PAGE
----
Details of the project and the process on my blog:

Click on the image below or scroll down for a video clip of the installations of the two tents, at Leicester Museum and the Great Meeting Unitarian Church.

The installation Light in the Darkness was created as a response to the fragments of the triptych 'Thou Shalt Not Kill' by Johannes Matthaeus Koelz, part of Leicester Museums & Galleries internationally acclaimed German Expressionism collection. It links the plight of refugees, past and present, to the horror and destruction of war. Two versions were created one for the Museum and one for the Unitarian Church. 

The Koelz triptych, which had to be cut up and hidden from the Nazi regime and smuggled out of Germany in 1937, exposes the futility, hypocrisy and violence of armed conflict. These fragments were donated to Leicester by Koelz’s daughter in 1998.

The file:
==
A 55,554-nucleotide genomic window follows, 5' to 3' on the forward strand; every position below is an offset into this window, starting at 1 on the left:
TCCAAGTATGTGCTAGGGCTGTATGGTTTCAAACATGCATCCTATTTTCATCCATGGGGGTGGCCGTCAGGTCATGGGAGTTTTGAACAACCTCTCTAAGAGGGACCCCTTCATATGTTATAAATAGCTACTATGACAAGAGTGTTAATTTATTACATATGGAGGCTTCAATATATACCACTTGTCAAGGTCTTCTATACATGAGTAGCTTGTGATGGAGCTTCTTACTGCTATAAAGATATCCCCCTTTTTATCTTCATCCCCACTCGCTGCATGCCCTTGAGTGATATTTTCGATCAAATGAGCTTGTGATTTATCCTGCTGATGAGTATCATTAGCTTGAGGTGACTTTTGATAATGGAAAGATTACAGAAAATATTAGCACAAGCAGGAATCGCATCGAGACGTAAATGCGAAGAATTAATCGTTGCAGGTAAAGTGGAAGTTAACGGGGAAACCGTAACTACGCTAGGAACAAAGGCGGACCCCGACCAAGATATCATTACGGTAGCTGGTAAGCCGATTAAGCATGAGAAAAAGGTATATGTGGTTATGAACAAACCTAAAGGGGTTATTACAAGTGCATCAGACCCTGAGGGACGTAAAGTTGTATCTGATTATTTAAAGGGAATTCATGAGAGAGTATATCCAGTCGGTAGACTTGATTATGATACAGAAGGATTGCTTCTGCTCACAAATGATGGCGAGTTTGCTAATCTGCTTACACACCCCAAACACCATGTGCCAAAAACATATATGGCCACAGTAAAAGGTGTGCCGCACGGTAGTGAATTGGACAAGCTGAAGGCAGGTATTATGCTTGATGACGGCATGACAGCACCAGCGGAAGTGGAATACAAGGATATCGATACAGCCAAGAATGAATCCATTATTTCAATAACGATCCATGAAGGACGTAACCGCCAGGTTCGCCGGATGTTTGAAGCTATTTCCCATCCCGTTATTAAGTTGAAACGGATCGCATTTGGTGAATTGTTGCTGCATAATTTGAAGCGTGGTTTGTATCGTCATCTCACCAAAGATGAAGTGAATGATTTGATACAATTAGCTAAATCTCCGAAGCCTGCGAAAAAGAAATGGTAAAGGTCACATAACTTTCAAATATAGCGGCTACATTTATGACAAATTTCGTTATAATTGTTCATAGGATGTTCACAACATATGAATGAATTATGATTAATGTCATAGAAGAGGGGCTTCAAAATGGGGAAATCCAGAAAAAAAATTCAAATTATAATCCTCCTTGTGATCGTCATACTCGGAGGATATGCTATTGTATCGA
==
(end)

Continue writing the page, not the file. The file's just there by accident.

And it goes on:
Hope and remembrance

‘Light in the Darkness’ symbolises the fragility of life and the power of hope and remembrance. Both tents (one exhibited at Leicester Museum & Art Gallery and the other touring various venues including the Leicester Unitarian Chapel) represent the common need for shelter by all exiled and displaced people and the responsibility to remember those lost.

The photographs show displaced people, many of whom who lost their lives. Amongst the loved ones shown are African, Jewish, Armenian and Greek people from Turkey, the latter being members of the artist’s own family.

The photographs appear and fade as a searchlight casts them into sharp relief against the flimsy tent fabric. The revolving light records and exposes the sadness of the past, but also illuminates the way to a better, more just tomorrow.

The soundscape replays voices as echoes from the past, and the tents are the very same as those used by the United Nations in refugee camps across the globe, made specifically for this installation. Following this installation, they will be used as intended, donated to a refugee charity to be used as shelters.

The tents stand as symbols, monuments to lost homes and lives. They reaffirm our commitment to justice for the persecuted and the displaced.

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